Plants for full sun and heavy clay soil

Heavy clay soils tend to hold moisture longer than loamy soil, which could lead to root rot for plants not accustomed to clay soil. Amending the soil with 2 to 3 inches of organic matter may help. Flowers, trees or shrubs started in clay soil at the nursery or in nature are the best choice for transplanting into clay soil. Afternoon sun may cause flowering plants in any soil type to droop, but they should perk up by morning. The following landscaping plants are suitable for clay soil


Shrubs suitable for full sun and clay soil include spirea, abelia (shown above) and lilac. Spirea and abelia send individual cane shoots from the ground. Small leaves cover each cane. Spirea produces scented flowers that bloom in the spring while abelia’s scented flowers do not appear until mid-summer and last into early fall. Plant spirea in USDA map planting zones 5 to 9 and abelia in USDA zones 6 to 9. Cut overgrown shrubs to the ground.

Lilac tolerates clay soil and full sun. Grown in USDA map planting zones 5 to 9, this highly fragrance shrub may produce white, lavender-blue or lavender-pink blooms depending on the variety.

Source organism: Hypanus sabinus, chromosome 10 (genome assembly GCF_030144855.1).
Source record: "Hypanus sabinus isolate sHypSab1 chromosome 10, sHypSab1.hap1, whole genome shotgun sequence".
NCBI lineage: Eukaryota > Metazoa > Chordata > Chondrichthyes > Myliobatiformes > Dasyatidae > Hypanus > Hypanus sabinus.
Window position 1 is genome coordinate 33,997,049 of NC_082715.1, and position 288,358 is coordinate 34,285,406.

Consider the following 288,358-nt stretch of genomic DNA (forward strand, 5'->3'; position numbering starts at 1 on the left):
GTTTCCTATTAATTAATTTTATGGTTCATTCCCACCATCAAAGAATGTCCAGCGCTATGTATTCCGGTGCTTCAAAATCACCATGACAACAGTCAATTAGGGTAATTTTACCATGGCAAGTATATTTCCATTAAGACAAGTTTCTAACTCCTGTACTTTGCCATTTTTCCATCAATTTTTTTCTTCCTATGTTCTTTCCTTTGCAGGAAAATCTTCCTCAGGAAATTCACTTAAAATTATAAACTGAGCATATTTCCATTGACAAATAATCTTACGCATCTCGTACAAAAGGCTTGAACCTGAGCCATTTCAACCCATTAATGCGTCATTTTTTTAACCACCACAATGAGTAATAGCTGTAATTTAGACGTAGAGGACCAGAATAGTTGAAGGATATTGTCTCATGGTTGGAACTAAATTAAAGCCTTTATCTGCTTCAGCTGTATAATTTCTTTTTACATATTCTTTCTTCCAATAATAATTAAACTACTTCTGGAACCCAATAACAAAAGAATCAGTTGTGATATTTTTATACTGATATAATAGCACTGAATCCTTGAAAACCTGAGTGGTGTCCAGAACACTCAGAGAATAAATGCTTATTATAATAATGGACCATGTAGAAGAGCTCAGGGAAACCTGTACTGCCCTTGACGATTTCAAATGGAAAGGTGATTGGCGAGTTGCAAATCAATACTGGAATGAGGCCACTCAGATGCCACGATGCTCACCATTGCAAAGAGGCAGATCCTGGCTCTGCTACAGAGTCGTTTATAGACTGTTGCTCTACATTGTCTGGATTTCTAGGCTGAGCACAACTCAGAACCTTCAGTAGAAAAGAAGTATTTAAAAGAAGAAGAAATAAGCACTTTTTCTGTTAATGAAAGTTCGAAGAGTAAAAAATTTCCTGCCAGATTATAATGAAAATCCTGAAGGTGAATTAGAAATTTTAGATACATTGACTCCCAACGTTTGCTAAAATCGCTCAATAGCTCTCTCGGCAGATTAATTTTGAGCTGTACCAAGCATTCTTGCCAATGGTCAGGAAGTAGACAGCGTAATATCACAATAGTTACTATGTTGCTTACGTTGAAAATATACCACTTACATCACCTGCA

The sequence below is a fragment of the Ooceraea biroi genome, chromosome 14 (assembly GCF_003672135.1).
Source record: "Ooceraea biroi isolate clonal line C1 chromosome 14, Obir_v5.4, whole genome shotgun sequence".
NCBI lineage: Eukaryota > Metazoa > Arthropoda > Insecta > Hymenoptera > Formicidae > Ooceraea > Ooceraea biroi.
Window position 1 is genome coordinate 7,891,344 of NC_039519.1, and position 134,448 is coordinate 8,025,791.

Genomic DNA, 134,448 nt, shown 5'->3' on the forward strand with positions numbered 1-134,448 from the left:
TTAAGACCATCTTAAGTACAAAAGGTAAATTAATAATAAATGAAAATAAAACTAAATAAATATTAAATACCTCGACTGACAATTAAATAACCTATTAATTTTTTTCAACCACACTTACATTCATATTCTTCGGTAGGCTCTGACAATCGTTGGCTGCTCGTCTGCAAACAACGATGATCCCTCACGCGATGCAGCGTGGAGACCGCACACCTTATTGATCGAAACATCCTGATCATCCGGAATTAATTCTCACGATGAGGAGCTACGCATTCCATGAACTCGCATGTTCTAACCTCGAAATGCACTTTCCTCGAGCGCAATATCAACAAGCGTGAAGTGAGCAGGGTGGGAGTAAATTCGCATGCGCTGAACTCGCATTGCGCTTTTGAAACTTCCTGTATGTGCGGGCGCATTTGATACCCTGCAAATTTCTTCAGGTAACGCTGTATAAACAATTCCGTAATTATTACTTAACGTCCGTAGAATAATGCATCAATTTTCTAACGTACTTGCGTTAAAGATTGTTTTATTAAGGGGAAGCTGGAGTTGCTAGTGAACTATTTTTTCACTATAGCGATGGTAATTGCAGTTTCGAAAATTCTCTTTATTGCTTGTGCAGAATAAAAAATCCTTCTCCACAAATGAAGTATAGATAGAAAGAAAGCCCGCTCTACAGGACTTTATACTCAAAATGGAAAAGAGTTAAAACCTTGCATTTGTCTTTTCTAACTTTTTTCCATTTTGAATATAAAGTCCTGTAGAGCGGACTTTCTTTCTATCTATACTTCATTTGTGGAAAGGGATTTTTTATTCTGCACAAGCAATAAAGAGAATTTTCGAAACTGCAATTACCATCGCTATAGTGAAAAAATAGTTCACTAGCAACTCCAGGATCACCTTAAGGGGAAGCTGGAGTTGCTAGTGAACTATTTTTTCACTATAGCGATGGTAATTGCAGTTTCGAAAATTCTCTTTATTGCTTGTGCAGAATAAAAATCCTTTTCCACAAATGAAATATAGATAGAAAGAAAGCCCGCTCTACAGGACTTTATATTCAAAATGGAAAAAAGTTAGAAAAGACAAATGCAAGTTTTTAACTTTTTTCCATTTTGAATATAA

Deciduous trees that tolerate clay soil and full sun include red horse chestnut and hornbeam. Red horse chestnut produces pinkish blooms in the spring and can reach 80 feet tall. Plant red horse chestnut in USDA map planting zones 6 through 9. Hornbeam, which can reach 40 feet in height, grows well in USDA map planting zones 5 through 9. The branches of the hornbeam tree are dense and tend to grow more upright than horizontally.

Conical shaped evergreens trees like false cypress and Norway spruce can reach a height of 50 to 60 feet. The boughs of each tree reach out or slightly upward while the branchlets (the stems holding the needles) droop as the tree ages. Plant false cypress in USDA map planting zones 5 through 11 for and Norway spruce in USDA zones 3 through 8.


Many landscaping flowers will grow in clay soil and all can benefit from amending the soil with organic matter. Black-eyed Susan is a perennial that produces yellow blooms from summer into fall. Daylily comes in many colors including yellow, burgundy and orange. Plant black-eyed Susan or daylily in zones 5 through 9 of the USDA plant hardiness map.

Daffodil, a bulb, provides color in the spring. The trumpet shaped blooms may be bi-colors or solid colors of white, yellow or orange. Plant daffodil in zones 4 through 9 of the USDA plant hardiness map. All these perennials can add a pop of color to landscape design projects.

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